Sabine Best: Clinicians, patients, and carers—having your say in palliative and end of life care research
15 May, 14 | by BMJ
Palliative and end of life care is under researched; there are many unanswered questions to be addressed, and yet resources for research are limited. For research to have a lasting impact, it is crucial that funders understand what is most important to patients, their families, and the professionals who work with them to improve care at the end of life.
So, last year the Palliative and end of life care Priority Setting Partnership with the James Lind Alliance was launched. The Partnership involves over 30 stakeholders, such as Marie Curie Cancer Care, the Motor Neurone Disease Association, Age UK, the Royal College of GPs, the Association of Palliative Medicine, the NIHR, NISCHR, CSO, and AIIHPC, as well as Macmillan Cancer Support, Help the Hospices, the National Council for Palliative Care, and others.
The aim of the Partnership is to improve adult palliative and end of life care in the UK by consulting healthcare professionals, people likely to be in the last years of life, and current and bereaved carers and families about what questions they have that need answering. Once we identify and prioritise these questions, researchers can look to address them, and research funders can better direct their resources.
As with other areas of research, much of the research agenda in adult palliative and end of life care is determined by researchers and research funders, which is why we are keen to engage healthcare professionals, patients, and carers whose voices are not often heard.
A public survey, which was open earlier this year, generated a substantial response—over 1300 surveys were filled in, highlighting a large number of questions. These rich and detailed responses are offering us a very helpful insight into what is most important to healthcare professionals, patients, and carers.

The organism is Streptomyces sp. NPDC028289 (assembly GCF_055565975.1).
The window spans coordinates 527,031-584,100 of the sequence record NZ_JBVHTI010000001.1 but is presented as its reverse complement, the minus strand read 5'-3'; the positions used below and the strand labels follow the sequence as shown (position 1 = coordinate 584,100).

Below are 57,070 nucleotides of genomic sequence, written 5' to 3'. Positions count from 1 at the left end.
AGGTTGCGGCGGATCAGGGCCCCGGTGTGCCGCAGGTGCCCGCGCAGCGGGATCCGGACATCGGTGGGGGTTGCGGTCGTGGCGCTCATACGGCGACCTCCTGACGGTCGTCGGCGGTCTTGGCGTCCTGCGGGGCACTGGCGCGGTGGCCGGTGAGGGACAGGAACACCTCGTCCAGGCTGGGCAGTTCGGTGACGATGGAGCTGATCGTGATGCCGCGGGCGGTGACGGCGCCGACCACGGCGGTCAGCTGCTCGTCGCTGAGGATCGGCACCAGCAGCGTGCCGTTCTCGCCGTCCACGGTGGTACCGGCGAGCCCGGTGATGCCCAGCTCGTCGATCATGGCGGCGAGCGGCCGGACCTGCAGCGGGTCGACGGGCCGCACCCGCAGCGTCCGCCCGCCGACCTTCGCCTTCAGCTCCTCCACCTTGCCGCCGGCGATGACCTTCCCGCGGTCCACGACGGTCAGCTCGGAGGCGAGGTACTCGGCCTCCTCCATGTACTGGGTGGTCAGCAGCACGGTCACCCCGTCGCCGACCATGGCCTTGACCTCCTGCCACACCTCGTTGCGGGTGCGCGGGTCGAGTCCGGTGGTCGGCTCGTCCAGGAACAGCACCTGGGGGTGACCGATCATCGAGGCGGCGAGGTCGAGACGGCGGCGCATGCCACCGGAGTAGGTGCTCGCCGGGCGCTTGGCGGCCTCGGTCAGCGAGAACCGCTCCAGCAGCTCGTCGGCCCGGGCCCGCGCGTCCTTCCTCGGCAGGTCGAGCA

A number of themes have emerged from an initial analysis of the survey responses: among them are managing symptoms and medication, service use, perceptions of palliative care, understanding dying, communication, and support. In the autumn we will start a series of workshops to prioritise the questions, and produce “Top 10” lists of research questions on some of the themes, which will guide where research funds are spent in future.
We are hopeful that people who participate in this project—either by completing the survey or getting involved in the prioritisation—will feel empowered and engaged with the research agenda. We have already had some encouraging feedback.
“I am still so grateful for the carefully researched combination of palliative drugs that allowed my late wife and I to enjoy each other’s company right to the very end . . . targeted research that answers some key questions could transform the time that loved ones could spend together.” Gerry Devlin, Marie Curie volunteer and Expert Voices member.
“I would encourage anyone with experience of MND past or present . . . voice your experiences or your fears and play your role in a process that will help prioritise the research focus for people with MND in the future.” Janine Vince, Motor Neurone Disease Association trustee. Janine’s husband Ricky died from the rare inherited form of MND in 1993 aged just 33.
Sabine Best is head of research at Marie Curie Cancer Care.
Competing interests: I declare that I have read and understood the BMJ Group policy on declaration of interests and I hereby declare the following interests:
- I am employed by Marie Curie Cancer Care.
- The project (PeolcPSP) described in the blog is co-funded by Marie Curie Cancer Care, the Chief Scientist Office, NIHR, NISCHR, AIIHPC, MNDA, ESCR, Macmillan Cancer Support, MRC ,and CR-UK.
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